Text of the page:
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WCCCI partner Free The Children in Haiti – updates

By admin | January 20, 2010

Craig Kielburger, founder of Free The Children has been providing updates on the devastation in Haiti:

“We met Marie and her husband Ronald on the steps of the Mission of Immaculate Conception convert. The nuns here have long been friends of our organization, helping to give children in the area just outside Port-au-Prince an education.

Today, despite the structural damage, they are providing refuge for families rendered homeless by the earthquake.

Ronald is a tall thin man and Marie is a voluptuous woman still glowing from her recent pregnancy. Their daughter, three-month-old Manoueshka, sleeps peacefully on a mattress beside us. Without disposable diapers and with no means to clean cloth, the couple set up layers of old sheets on a mattress they were able to pull from inside the convent.

Normally, finding diapers wouldn’t be a problem for Marie and Ronald. The couple had good jobs and was quite well-off prior to the earthquake. But there money is tied up in banks which collapsed. They also lost most of their documents when their home did as well.

The bit of cash they normally kept in the house was drying up. They weren’t quite sure what they would do next.

Learning this, we couldn’t help but sympathize. Most of us in North America keep our earnings in the bank. If we woke up one morning to no power across the country and our institutions gone, our reserves likely wouldn’t go far either.

Our convoy is now making its way into Port-au-Prince and the destruction is becoming much more significant. Along the road, what can only be described as camps for internally displaced persons are everywhere. With little room in which to operate, the people are crammed together creating walls out of sticks and clothing.

Still there seems to be a solidarity to sleeping outside. Communities are emerging. Children play hopscotch in the dirt.

What we fear now is what happens when the rain comes. This is not the rainy season in Haiti so sleeping outside is feasible. But, once the rain starts people will likely head inside the unsafe structures. The weight of the water will likely cause more damage.

As we passed one camp, a sign stood out on the road.

It stated simply, “200 people. No food. No Water. Help.”

The sign itself was a simple plea for the basic necessities in life but symbolized so much more. There is order and governance emerging in these camps. We’ve seen no leadership from the government. While the institution may still exist, it has no control.

Going forward though, there will be a voice in these tents. There will be leaders who emerge. Some will good while others will undoubtedly become gang-like. Still, there will be a voice.

As we headed to the airport, the fuel shortage took on a new dimension. The cars are off the road and there is not a vehicle in sight. But the lineups at the gas stations are long.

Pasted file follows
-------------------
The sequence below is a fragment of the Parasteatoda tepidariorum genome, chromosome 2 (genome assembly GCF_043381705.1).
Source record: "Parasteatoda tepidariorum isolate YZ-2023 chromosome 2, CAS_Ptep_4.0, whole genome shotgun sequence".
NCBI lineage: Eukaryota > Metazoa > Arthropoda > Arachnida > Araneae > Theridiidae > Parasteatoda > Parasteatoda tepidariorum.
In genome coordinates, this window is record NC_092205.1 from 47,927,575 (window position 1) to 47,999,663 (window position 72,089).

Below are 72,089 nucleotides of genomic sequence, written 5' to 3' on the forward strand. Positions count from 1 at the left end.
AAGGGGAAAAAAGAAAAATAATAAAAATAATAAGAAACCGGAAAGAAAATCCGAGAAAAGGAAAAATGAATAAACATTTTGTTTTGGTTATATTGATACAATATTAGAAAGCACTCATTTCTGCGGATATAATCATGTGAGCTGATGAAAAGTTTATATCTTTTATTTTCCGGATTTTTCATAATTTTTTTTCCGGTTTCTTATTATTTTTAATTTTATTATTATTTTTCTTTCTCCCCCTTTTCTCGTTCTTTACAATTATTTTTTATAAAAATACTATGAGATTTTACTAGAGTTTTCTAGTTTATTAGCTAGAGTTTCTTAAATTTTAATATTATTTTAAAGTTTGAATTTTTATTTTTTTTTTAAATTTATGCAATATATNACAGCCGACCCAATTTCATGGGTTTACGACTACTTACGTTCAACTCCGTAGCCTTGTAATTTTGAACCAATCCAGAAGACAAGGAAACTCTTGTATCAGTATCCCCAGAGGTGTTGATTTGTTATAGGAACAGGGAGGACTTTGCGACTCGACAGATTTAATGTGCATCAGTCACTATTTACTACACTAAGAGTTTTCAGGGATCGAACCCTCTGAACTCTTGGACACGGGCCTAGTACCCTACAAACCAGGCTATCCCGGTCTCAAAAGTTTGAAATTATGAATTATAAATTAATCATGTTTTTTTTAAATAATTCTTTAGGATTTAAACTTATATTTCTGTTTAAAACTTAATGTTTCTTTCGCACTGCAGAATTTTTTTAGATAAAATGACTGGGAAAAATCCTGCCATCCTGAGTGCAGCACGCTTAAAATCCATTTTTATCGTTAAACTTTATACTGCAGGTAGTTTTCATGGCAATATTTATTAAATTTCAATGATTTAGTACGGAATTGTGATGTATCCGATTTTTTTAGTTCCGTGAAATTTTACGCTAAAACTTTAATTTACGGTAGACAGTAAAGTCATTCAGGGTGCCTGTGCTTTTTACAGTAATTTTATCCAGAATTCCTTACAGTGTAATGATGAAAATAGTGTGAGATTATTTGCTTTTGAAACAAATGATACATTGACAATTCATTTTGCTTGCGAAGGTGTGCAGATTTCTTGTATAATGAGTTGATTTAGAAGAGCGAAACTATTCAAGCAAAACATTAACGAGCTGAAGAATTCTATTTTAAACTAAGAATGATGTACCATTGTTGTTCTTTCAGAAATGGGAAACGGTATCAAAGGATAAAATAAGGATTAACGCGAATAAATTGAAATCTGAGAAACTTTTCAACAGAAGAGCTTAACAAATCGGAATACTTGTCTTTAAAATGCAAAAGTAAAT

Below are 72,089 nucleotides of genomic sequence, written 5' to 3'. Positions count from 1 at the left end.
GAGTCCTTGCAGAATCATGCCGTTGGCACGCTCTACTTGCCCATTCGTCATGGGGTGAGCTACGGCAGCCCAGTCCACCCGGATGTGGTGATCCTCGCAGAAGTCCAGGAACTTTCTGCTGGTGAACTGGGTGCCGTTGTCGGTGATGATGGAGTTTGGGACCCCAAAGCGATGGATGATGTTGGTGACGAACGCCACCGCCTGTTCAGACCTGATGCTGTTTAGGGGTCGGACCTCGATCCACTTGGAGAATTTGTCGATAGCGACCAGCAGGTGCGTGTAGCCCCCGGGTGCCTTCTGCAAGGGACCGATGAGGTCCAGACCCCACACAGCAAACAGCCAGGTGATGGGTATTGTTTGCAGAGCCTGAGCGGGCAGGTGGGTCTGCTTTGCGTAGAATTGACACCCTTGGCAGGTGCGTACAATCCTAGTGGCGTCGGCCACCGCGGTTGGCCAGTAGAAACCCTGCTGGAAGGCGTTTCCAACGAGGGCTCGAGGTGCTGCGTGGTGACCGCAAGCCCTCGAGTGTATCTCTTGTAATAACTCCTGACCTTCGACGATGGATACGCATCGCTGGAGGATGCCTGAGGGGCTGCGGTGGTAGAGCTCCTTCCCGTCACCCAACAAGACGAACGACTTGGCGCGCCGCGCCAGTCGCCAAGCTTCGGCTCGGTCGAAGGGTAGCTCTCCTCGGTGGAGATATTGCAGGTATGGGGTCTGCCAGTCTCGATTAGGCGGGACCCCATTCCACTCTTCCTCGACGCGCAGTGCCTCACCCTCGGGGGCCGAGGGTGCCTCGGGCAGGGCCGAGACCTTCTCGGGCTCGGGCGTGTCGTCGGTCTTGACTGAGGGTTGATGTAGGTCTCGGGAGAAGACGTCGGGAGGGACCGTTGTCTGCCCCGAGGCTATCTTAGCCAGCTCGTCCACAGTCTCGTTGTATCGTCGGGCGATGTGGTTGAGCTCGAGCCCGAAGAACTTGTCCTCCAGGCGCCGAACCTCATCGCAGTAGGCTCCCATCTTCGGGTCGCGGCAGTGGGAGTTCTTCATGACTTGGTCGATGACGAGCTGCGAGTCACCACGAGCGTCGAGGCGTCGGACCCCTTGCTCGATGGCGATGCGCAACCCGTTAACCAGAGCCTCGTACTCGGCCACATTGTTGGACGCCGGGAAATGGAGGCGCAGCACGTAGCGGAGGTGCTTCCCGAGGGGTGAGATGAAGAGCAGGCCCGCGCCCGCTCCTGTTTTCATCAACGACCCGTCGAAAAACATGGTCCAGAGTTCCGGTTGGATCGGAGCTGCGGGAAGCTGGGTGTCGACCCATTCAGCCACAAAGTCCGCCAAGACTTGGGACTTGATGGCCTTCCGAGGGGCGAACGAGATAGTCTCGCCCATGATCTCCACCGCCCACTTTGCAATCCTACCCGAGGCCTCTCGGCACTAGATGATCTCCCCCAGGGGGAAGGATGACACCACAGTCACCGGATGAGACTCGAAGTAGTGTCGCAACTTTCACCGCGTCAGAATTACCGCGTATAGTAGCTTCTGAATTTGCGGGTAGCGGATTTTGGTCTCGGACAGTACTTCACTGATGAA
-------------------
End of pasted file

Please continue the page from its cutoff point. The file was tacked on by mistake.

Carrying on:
The lineups are made up of people crammed together. They wait for hours in these lines, bodies pressed up against one another, with water jugs that they use to collect fuel.

We came across an aid worker named Jim. He is an American who has lived in Haiti for 15 years. He has a wife and kids in the town of Pignon and is doing his best to help out. Because he has spent time in both Iraq and Afghanistan, we were taken aback by what he had to say.

“Haiti is a failed state.”

Jim had harsh words on how the aid was being distributed and expressed how disturbed he was by the lawlessness on the street. He also estimated that only a fraction of the bodies have been found and could only speculate what that would mean for public health in the coming weeks.

That was his main outlook. Not today or tomorrow. What about next week? The month after that? Sure the camps were organizing in solidarity now. But, how long would that solidarity last as food and water becomes more and more scarce.

To him, this is effectively a warzone without the armies. United Nations Peacekeepers keep order in some areas as if there is a battle going on. This fact worried Erin a little. While their presence is important, she remembered seeing posters in UN headquarters following the 2004 coup stating, “Child prostitution is illegal even in this country.”

It definitely raised questions. What kinds of protections would be in place for women and girls as the basic necessities in life remain scarce and desperation sets in?

None of these questions have easy answers. Neither do those of Ronald and Marie.

Back at the convent, the symbols they once turned to in prayer did little to ease their worries. Haiti is a deeply religious nation with 80 per cent of the population professing to be Roman Catholics. Here though, the status of Jesus had lost an arm and the Virgin Mary cracked in half.

Outside on the hard ground, little Manoueshka still slept silently.

The baby is an American citizen. Marie flew to Miami six months ago to have her and she carries an American passport.

The couple went to the American Embassy hoping to be evacuated. Officials informed them that only Manoueshka and Marie would be able to leave. Ronald would have to stay behind.

We inquired as to what they would do. We received only silence.

Marie looked at Ronald. Ronald looked down at his sleeping daughter.

The question was one she couldn’t ask. It was one he couldn’t bring himself to answer.”

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